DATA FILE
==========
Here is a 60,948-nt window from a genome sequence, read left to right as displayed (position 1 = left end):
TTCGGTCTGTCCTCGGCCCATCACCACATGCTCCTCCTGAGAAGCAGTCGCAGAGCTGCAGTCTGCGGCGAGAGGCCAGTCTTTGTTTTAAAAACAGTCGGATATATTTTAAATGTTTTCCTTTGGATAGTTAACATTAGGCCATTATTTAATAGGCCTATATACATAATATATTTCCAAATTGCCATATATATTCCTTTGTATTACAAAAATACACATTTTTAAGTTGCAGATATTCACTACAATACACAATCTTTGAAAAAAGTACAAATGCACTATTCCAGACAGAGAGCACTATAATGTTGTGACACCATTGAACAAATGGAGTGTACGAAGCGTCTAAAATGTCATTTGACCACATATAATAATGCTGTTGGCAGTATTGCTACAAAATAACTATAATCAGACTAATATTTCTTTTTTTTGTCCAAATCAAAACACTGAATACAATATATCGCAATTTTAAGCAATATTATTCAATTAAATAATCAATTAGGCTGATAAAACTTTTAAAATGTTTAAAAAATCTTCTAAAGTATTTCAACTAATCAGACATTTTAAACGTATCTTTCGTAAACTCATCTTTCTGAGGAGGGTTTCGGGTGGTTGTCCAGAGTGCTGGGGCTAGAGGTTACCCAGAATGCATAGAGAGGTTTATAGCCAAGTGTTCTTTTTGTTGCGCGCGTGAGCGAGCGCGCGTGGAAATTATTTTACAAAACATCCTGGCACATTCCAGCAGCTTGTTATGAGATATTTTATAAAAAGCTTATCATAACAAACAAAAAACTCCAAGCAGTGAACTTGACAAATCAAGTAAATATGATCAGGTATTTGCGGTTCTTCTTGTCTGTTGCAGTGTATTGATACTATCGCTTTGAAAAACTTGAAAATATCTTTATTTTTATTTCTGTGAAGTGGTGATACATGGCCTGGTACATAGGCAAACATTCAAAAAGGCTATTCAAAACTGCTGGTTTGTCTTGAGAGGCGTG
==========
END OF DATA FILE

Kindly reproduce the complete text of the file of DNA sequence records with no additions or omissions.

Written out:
Here is a 60,948-nt window from a genome sequence, read left to right as displayed (position 1 = left end):
TTCGGTCTGTCCTCGGCCCATCACCACATGCTCCTCCTGAGAAGCAGTCGCAGAGCTGCAGTCTGCGGCGAGAGGCCAGTCTTTGTTTTAAAAACAGTCGGATATATTTTAAATGTTTTCCTTTGGATAGTTAACATTAGGCCATTATTTAATAGGCCTATATACATAATATATTTCCAAATTGCCATATATATTCCTTTGTATTACAAAAATACACATTTTTAAGTTGCAGATATTCACTACAATACACAATCTTTGAAAAAAGTACAAATGCACTATTCCAGACAGAGAGCACTATAATGTTGTGACACCATTGAACAAATGGAGTGTACGAAGCGTCTAAAATGTCATTTGACCACATATAATAATGCTGTTGGCAGTATTGCTACAAAATAACTATAATCAGACTAATATTTCTTTTTTTTGTCCAAATCAAAACACTGAATACAATATATCGCAATTTTAAGCAATATTATTCAATTAAATAATCAATTAGGCTGATAAAACTTTTAAAATGTTTAAAAAATCTTCTAAAGTATTTCAACTAATCAGACATTTTAAACGTATCTTTCGTAAACTCATCTTTCTGAGGAGGGTTTCGGGTGGTTGTCCAGAGTGCTGGGGCTAGAGGTTACCCAGAATGCATAGAGAGGTTTATAGCCAAGTGTTCTTTTTGTTGCGCGCGTGAGCGAGCGCGCGTGGAAATTATTTTACAAAACATCCTGGCACATTCCAGCAGCTTGTTATGAGATATTTTATAAAAAGCTTATCATAACAAACAAAAAACTCCAAGCAGTGAACTTGACAAATCAAGTAAATATGATCAGGTATTTGCGGTTCTTCTTGTCTGTTGCAGTGTATTGATACTATCGCTTTGAAAAACTTGAAAATATCTTTATTTTTATTTCTGTGAAGTGGTGATACATGGCCTGGTACATAGGCAAACATTCAAAAAGGCTATTCAAAACTGCTGGTTTGTCTTGAGAGGCGTG